MTN foresees an even brighter future to further expand and deepen its offerings to the public in line with Rwanda’s vision to become a fully cashless economy.

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UK to explore Central Bank digital currency

Karim Husami

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digital currency

The Bank of England and the British Treasury have announced the joint creation of a Central Bank Digital Currency (CBDC) Taskforce to coordinate the exploration of a potential new form of digital money issued by the Bank of England and for use by households and businesses.

While the announcement was made by Chancellor of the Exchequer Rishi Sunak as part of the UK Government’s response to the Kalifa Review, the new digital currency would be alongside cash and bank deposits, rather than replacing them.

Aims of the task force

In addition, the Taskforce aims to ensure a strategic approach is adopted between the UK authorities as they explore the digital currency, in line with their statutory objectives, and to promote close coordination between them. The Taskforce will:

  • Guide evaluation of the design features a digital currency must display to achieve our goals.
  • Coordinate exploration of the objectives, use cases, opportunities, and risks of a potential UK CBDC.
  • Support a rigorous, coherent, and comprehensive assessment of the overall case for a UK CBDC.
  • Monitor international CBDC developments to ensure the UK remains at the forefront of global innovation.

The Taskforce will be co-chaired by Deputy Governor for Financial Stability at the Bank of England, Jon Cunliffe, and the Treasury’s Director General of Financial Services, Katharine Braddick.

Commenting on the announcement, John Whelan, MD Digital Investment Bank & Innovation, Banco Santander expressed his excitement “to see this development from the Bank of England supporting the opportunity to use tokenized cash assets on next generation payment systems, enabling on-chain wholesale exchange of value.”

In parallel, the Bank of England announced the establishment of a CBDC Unit, which will lead its internal exploration around the currency, as well as leading the Bank’s external engagement on CBDC, including with other UK and international authorities.

Banks searching for digital currency

“We’re launching a new taskforce between the Treasury and the Bank of England to coordinate exploratory work on a potential central bank digital currency (CBDC),” British finance minister Rishi Sunak told a financial industry conference.

Other central banks are also looking at whether to set up digital versions of their own currencies, essentially widening access to central bank funds which only commercial banks can use at present. This process would speed up domestic and foreign payments and reduce financial stability risks.

While China is a front-runner to launch a CBDC, the European Central Bank said it was studying an electronic form of cash to complement banknotes and coins, but any launch was still several years away.

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Bitcoin millionaire puts money on Greens in German election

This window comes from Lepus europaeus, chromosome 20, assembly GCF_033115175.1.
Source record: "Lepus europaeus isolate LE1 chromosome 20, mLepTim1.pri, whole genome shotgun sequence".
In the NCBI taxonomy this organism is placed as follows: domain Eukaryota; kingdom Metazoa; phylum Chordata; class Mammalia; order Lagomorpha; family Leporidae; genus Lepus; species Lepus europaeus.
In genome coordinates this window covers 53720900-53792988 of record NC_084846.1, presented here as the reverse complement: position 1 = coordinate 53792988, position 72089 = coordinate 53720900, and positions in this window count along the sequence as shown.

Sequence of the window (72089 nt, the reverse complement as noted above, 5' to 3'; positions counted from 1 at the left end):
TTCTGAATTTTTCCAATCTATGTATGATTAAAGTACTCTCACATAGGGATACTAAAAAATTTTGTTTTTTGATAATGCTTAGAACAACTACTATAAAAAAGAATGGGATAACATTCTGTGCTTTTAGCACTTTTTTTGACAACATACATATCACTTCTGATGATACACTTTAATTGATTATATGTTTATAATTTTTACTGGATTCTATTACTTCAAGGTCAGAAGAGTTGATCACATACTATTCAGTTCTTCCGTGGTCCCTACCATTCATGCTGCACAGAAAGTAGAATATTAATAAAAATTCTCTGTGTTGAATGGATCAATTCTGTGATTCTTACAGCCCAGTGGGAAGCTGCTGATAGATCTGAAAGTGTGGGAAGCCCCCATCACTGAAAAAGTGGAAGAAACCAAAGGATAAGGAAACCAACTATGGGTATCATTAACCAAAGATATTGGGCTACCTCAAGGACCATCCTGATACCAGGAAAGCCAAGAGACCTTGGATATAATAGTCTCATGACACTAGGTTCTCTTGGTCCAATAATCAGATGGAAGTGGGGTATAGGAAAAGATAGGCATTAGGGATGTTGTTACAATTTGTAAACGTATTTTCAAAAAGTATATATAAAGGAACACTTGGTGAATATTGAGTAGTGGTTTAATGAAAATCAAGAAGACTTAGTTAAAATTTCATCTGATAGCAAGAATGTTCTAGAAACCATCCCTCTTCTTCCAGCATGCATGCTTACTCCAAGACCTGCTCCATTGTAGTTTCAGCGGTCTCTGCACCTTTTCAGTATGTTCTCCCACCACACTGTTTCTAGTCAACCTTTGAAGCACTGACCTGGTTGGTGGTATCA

Associated Press

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Greens in German election

A German software developer who made a fortune from bitcoin has given the environmentalist Green Party one of the biggest political donations in the country’s history in hopes it will win this year’s national election — and consider banning the digital currency.

Moritz Schmidt’s donation of 1 million euros ($1.2 million) to the Greens made headlines this month, as the party traditionally receives only small sums. Such a large gift is rare in German politics. Parties in the country receive most of their funding from members’ dues and state aid linked to election results.

“I have benefitted immensely from the bitcoin bubble. It’s been a wild ride, and the proceeds are unearned riches really,” Schmidt told The Associated Press in an email interview this week. “I’ve been sort of waiting for the right opportunity to donate a larger sum.”

The 39-year-old from the northeastern town of Greifswald, who hadn’t previously featured on any lists of major political donors, said he bought “a couple thousand euros” worth of bitcoin in 2011, shortly before it crashed, wiping 90% off the value of his holdings. Since then, bitcoin and other cryptocurrencies have repeatedly surged and slumped on investors hoping to turn a quick profit.

The value of a single bitcoin has dropped from over $64,000 to about $50,000 in the past ten days.

Schmidt, who made about 2 million euros ($2.4 million) by gradually selling his bitcoin over the years, said he learned in 2017 that the virtual currency consumes a vast amount of electricity. While the details are hotly debated by bitcoin fans and critics, experts say the power required to generate and trade cryptocurrencies is considerable.

“Being an energy hog is built into the bitcoin system,” said Schmidt.

The Greens advocate strong environmental policies to curb greenhouse gas emissions and fend off the threat of climate change.

Schmidt, who is cautious about the Greens’ prospects of winning the election outright despite their current high poll ratings, says he decided to help fund their campaign rather than donate toward an environmental project because “giving it to a political party that has environmentalism as its core value will have a much bigger impact.”

The Greens nominated 40-year-old lawmaker Annalena Baerbock as their candidate Monday to succeed long-time conservative leader Angela Merkel as chancellor in the Sept. 26 election. While the party doesn’t mention bitcoin’s environmental footprint in its program, it does want such currencies to be “traceable” — making bitcoin less attractive to many of its fans.

“I don’t think regulation will do anything unless it crashes the price down to levels that make bitcoin uninteresting as an asset and unusable as a global currency,” said Schmidt. “I believe that, in effect, bitcoin will need to be banned.”

Schmidt dismissed comments that suggested he might be trying to redeem himself for having traded in the cryptocurrency.

“Had I looked for absolution, I’d have turned to the Catholic Church,” he said.


BERLIN (AP) — By FRANK JORDANS Associated Press

Follow AP’s coverage of climate change: https://apnews.com/Climate